I was at a walk-in clinic several months ago, filling out the required information form, when I found myself blanking on what to put as my occupation. Should I write in student? But I had graduated in May. At work, my official title was “researcher”, and I guess my work was now what primarily occupied my time. But calling myself a researcher felt stupid. In a hopeful gesture towards my upcoming graduate school applications, I wrote in “student”, but then cringed inwardly when my doctor asked me how school was going. “Good,” I said; I couldn’t muster the mental energy to explain my weird, neurotic lie on the form. Besides, I was aiming on being a student again next year, anyway. That is, if I’m accepted into graduate school.
If we’re no longer students once we graduate, then what are we? The vast majority of my friends who happen to be recent grads are suffering from some kind of post-graduate identity crisis. A mental survey of my peers reveals a variety of responses to this problem. Many have moved back home; some have financial reasons for it, and others just want to be back in the nest. A few have gone on to college, teacher’s college, law school, or medical school to further define themselves professionally. Some have climbed back up into the womb of academia by going to graduate school. Some are “just chillin’” (their words). Very few have managed to claw their way into a position in their field. Most are working at jobs for which they are vastly overqualified. Many are “finding themselves” through travelling, or at least talking wistfully about it.
My reaction to my own graduation was to try to find my way back into sweet, sweet Mother Academia as soon as possible while working a well-paying 9-to-5. I started the job as soon as I finished up my exams, and was immediately exhausted. I never thought that sitting all day could sap my energy so much. My coworkers were all nice, but they were “office nice”, making awkward small talk with me in the communal kitchen while I waited for them to finish with the microwave.
After months of typing and clicking while hunched over a keyboard, I developed pain and numbness in my hands. I slept poorly, waking up with pins and needles and running cold water over my wrists at 4 a.m., shaking my hands to try to wake them up. The doctor at the clinic suggested it might be carpal tunnel syndrome and referred me to a rheumatologist for testing.
I liked having a job that clearly separated work from the rest of your day—so different from student life, where there’s always some assignment you could be working on. After you graduate, your free time is truly free, and you’re accountable to no one. You can spend entire weekends just blazing and watching Breaking Bad! …On the other hand, you might spend entire weekends blazing and watching Breaking Bad. It’s a gift and a curse.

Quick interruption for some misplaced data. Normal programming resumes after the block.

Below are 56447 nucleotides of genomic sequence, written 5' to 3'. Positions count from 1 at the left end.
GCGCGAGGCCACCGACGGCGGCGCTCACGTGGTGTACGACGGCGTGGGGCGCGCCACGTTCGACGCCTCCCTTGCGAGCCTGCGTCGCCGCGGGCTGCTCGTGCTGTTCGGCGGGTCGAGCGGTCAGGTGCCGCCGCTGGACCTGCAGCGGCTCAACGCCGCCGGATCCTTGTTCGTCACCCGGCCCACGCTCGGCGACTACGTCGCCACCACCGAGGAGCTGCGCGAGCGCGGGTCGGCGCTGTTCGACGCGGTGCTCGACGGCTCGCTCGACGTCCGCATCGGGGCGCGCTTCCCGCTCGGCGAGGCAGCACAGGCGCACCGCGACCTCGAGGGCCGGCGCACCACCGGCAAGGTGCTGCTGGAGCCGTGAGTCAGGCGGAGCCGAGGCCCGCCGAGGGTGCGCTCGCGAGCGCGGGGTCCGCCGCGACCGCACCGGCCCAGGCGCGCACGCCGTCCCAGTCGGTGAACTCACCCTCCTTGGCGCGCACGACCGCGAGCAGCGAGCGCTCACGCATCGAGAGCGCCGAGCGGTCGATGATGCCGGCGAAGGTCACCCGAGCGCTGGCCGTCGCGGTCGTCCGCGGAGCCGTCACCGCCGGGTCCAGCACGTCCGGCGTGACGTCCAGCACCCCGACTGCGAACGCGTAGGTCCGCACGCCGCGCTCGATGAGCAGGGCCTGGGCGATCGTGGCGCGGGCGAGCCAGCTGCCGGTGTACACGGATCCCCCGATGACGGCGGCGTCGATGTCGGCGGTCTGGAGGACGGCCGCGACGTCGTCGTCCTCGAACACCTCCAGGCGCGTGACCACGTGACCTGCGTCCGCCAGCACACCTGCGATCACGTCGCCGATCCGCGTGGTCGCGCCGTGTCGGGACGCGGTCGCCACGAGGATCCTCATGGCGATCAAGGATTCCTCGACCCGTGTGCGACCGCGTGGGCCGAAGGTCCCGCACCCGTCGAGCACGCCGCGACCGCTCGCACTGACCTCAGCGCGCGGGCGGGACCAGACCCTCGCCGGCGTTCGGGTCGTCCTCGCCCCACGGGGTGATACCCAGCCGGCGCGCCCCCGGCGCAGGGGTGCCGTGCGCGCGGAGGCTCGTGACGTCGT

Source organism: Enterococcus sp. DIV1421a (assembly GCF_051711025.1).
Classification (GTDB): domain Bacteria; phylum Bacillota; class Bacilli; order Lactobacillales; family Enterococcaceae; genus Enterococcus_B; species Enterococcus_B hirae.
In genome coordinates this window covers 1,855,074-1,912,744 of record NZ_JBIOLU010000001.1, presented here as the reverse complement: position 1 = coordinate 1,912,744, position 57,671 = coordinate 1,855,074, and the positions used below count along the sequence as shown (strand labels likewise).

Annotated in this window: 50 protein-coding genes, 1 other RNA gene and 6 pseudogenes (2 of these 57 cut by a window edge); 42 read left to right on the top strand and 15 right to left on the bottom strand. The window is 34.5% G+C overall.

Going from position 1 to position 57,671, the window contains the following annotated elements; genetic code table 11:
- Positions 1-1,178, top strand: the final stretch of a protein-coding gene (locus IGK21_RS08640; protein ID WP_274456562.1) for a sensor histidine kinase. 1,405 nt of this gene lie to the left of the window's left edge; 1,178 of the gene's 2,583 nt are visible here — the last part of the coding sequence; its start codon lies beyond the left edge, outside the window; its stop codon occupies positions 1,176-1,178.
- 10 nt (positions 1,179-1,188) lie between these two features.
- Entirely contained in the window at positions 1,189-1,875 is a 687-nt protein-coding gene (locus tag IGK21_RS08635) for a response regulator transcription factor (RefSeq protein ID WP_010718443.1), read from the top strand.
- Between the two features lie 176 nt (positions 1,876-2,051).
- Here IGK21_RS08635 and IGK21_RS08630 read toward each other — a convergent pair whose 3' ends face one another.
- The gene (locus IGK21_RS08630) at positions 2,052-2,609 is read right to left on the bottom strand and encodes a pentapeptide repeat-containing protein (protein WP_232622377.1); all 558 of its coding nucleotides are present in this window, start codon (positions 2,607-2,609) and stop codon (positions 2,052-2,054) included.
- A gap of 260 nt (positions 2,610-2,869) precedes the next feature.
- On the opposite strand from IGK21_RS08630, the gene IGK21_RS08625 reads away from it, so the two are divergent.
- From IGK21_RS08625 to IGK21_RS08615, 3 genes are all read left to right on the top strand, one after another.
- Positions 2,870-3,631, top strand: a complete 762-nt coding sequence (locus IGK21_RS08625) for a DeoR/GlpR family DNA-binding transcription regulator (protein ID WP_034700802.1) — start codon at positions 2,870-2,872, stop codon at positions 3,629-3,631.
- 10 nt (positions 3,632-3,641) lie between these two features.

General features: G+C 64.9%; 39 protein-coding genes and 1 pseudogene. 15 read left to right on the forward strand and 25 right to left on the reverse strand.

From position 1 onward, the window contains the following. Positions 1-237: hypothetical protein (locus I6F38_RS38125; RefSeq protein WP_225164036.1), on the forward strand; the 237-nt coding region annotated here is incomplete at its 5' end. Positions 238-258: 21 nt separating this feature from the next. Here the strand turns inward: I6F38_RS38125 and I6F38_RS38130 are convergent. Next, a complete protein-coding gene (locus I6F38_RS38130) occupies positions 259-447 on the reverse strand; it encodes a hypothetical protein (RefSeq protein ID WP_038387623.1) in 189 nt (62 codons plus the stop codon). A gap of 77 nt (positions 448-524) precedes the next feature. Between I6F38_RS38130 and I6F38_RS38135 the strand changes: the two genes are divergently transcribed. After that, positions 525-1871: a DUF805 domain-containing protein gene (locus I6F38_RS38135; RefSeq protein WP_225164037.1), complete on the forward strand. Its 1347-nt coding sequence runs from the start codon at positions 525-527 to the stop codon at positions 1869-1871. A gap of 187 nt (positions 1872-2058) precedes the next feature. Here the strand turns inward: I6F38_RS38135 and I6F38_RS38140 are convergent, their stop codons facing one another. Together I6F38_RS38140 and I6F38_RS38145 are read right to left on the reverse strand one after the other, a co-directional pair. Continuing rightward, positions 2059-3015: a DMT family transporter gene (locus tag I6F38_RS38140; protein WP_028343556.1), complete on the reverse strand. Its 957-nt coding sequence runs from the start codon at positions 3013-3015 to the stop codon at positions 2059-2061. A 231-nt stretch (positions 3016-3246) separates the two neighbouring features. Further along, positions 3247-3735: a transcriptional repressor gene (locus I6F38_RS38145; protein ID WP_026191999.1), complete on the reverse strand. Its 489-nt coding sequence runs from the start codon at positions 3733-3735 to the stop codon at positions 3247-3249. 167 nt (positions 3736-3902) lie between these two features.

At the rheumatologist’s office, I didn’t lie again—I wrote “researcher” on the form. It still felt dumb. The doctor, sticking electrodes on my arm, asked me what I studied in school. “Art history,” I said. He smirked, zapped me, and asked, “So what does that qualify you do to?” (Thank God I left out my minors in philosophy and women’s studies!) I wanted to counter with some liberal arts mumbo jumbo about “knowledge for knowledge’s sake”, but the man was running an electrical current through my forearm. I muttered, “It qualifies me to go to graduate school.”
It’s easy, as a student, to simply swing from essay to essay, class to class, year to year. But I’ve heard it so many times from so many of my fellow graduates: when the next hurdle isn’t laid out in front of you, you have to make it yourself—and the choices are terrifying and endless and paralyzing. What to do? How to spend my time? What to make of myself? What makes someone an adult, anyway? Having a degree? That can’t be right. Having sharp knives in the kitchen? Having a kid? Feeling exhausted at the end of the day?
The smartass rheumatologist told me my nerve conduction was fine. No carpal tunnel. As usual, I followed up with some Google later that evening. According to the Internet, some medical professionals think carpal tunnel syndrome isn’t just caused by work-related activities. The symptoms can be produced by stress and anxiety.
I left the researcher position because of my hands. They were nice about it. Office nice. I work at a café now. I fell into this kind of work really easily—I think I missed talking to people and being on my feet more than I realized. I like making sandwiches for people. I’m very understanding when they tell me they’re having trouble deciding. “I know!” I say, sympathetically. “There are so many options!”
The pain and numbness has subsided, for the most part. I’m still waiting for my application results. I think once they come in, I might go travelling.